Who was the first writer you ever photographed?
The first time was in 1971 at a reading that Allen Ginsberg was giving at New York University. I was prepared to take a picture with my Leica and someone passed me a note saying, “I am a German journalist and my camera is broken. Please meet me at the break.” I started working with him regularly: He would give breezy interviews with all sorts of people in the arts and I would take my picture, and we would file the story together. But I consider my first literary portrait to be the picture that I took of the poet W.H. Auden in 1972 at his home on St. Marks Place.
You’ve shot New York’s 92nd Street Y poetry reading series for 25 years. What intrigues you about this job?
I took up photography when I went on a wildlife safari in East Africa. But literature was my first love, so it just felt very natural to me. I never imagined when I started out that it would lead me back to literature. At 92Y, I have had the opportunity to photograph hundreds of writers. I try to make the most of limited time backstage to get a good portrait.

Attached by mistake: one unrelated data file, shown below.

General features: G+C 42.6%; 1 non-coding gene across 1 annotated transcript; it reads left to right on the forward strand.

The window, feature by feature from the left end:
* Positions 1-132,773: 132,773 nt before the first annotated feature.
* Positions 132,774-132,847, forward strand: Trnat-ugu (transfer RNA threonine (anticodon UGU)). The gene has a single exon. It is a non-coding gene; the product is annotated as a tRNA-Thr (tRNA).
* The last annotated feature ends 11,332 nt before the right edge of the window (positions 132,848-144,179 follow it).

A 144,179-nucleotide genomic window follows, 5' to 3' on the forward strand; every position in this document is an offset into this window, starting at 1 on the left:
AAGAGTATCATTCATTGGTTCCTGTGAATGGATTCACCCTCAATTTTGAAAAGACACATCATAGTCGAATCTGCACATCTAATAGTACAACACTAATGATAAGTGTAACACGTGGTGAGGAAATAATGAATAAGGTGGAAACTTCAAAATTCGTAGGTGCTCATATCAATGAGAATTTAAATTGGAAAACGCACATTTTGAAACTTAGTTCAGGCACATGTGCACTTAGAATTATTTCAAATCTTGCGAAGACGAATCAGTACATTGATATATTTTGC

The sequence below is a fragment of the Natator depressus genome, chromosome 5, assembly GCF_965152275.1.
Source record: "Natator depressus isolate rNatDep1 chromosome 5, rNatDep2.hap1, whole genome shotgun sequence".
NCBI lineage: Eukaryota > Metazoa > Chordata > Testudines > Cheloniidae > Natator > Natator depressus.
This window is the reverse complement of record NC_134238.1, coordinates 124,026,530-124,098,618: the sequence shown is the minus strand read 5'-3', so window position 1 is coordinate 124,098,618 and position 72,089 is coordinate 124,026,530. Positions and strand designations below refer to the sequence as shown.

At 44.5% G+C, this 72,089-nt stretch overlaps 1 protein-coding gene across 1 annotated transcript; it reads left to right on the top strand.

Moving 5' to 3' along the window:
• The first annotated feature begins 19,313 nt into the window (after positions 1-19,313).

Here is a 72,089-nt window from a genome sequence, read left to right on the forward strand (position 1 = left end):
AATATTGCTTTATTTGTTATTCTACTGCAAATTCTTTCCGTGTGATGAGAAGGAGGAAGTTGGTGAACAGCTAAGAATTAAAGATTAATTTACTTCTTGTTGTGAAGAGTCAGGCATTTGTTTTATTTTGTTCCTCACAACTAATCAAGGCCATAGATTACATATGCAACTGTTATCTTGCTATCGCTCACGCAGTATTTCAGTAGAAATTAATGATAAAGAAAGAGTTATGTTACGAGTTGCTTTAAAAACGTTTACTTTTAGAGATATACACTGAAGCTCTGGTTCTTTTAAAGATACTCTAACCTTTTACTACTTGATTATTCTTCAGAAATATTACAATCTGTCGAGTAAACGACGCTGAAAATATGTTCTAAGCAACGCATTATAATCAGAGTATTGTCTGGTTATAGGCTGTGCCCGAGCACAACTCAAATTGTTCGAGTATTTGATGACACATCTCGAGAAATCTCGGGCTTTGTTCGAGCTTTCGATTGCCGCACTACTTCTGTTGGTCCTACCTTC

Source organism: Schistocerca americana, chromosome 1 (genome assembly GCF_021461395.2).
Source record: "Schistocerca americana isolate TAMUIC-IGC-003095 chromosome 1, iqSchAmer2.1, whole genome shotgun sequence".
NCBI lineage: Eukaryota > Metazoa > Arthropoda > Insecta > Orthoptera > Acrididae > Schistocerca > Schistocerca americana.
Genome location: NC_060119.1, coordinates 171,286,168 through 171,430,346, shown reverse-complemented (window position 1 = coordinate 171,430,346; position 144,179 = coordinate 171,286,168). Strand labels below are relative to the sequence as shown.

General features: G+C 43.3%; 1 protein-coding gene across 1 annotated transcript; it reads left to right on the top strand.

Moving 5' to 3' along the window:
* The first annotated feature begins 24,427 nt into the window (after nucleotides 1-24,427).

Is there an author whom you shoot frequently?
I became Philip Roth’s official photographer and photographed him from his 40th birthday party in 1973 to his 80th last year in Newark. I’m always trying to get the definitive shot of him.
What’s your technique for getting an authentic moment?
I try to be as open as possible. I am not inclined to impose an idea of some sort. I like to see what I can discover. It is exciting to work on location, which usually means at the person’s home, especially if I can use available light, because there are so many possibilities.
What equipment do you use?
I was very late in coming to digital for my portraits. I finally switched five years ago from my Leicas to the Canon EOS 5D Mark II. My standard lens is the 24–105mm f/4L Canon EF zoom. I have always used a 105mm as my standard headshot lens because I like being close to my subjects. One thing about shooting digital is that I can show people photographs during the session. At first I wondered if that would make them too self-conscious, but they really like participating in the process.
Do you have a favorite portrait that you have taken?
No, I am awestruck by all the writers I photograph. When you are photographing someone, they seem beautiful to you.
What of your own authorship?
One thing about my profession is that a writer might spend years doing a book and a photographer spends an hour or two taking a portrait, so I have found the need to pull my work together. I did a book several years ago, and I have a traveling exhibition. Last year I sold my first stamp to the U.S. Postal Service, a photo of Joseph Brodsky